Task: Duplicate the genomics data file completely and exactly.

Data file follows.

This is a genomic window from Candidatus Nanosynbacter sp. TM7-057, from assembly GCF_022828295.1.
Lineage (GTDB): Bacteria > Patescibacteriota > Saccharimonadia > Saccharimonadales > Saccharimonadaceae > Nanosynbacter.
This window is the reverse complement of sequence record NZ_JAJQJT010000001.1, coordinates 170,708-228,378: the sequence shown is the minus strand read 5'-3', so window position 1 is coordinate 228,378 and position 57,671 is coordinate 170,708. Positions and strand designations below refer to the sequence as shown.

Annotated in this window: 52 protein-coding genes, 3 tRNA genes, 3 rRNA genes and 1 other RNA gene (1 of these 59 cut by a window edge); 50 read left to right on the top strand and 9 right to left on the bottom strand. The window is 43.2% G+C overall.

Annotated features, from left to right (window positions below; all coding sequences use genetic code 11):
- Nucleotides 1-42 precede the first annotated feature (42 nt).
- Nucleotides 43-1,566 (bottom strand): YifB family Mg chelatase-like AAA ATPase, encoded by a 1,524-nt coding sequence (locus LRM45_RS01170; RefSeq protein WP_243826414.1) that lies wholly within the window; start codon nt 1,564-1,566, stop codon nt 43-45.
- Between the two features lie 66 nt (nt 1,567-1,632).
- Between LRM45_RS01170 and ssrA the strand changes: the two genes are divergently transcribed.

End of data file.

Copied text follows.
This is a genomic window from Candidatus Nanosynbacter sp. TM7-057, from assembly GCF_022828295.1.
Lineage (GTDB): Bacteria > Patescibacteriota > Saccharimonadia > Saccharimonadales > Saccharimonadaceae > Nanosynbacter.
This window is the reverse complement of sequence record NZ_JAJQJT010000001.1, coordinates 170,708-228,378: the sequence shown is the minus strand read 5'-3', so window position 1 is coordinate 228,378 and position 57,671 is coordinate 170,708. Positions and strand designations below refer to the sequence as shown.

Annotated in this window: 52 protein-coding genes, 3 tRNA genes, 3 rRNA genes and 1 other RNA gene (1 of these 59 cut by a window edge); 50 read left to right on the top strand and 9 right to left on the bottom strand. The window is 43.2% G+C overall.

Annotated features, from left to right (window positions below; all coding sequences use genetic code 11):
- Nucleotides 1-42 precede the first annotated feature (42 nt).
- Nucleotides 43-1,566 (bottom strand): YifB family Mg chelatase-like AAA ATPase, encoded by a 1,524-nt coding sequence (locus LRM45_RS01170; RefSeq protein WP_243826414.1) that lies wholly within the window; start codon nt 1,564-1,566, stop codon nt 43-45.
- Between the two features lie 66 nt (nt 1,567-1,632).
- Between LRM45_RS01170 and ssrA the strand changes: the two genes are divergently transcribed.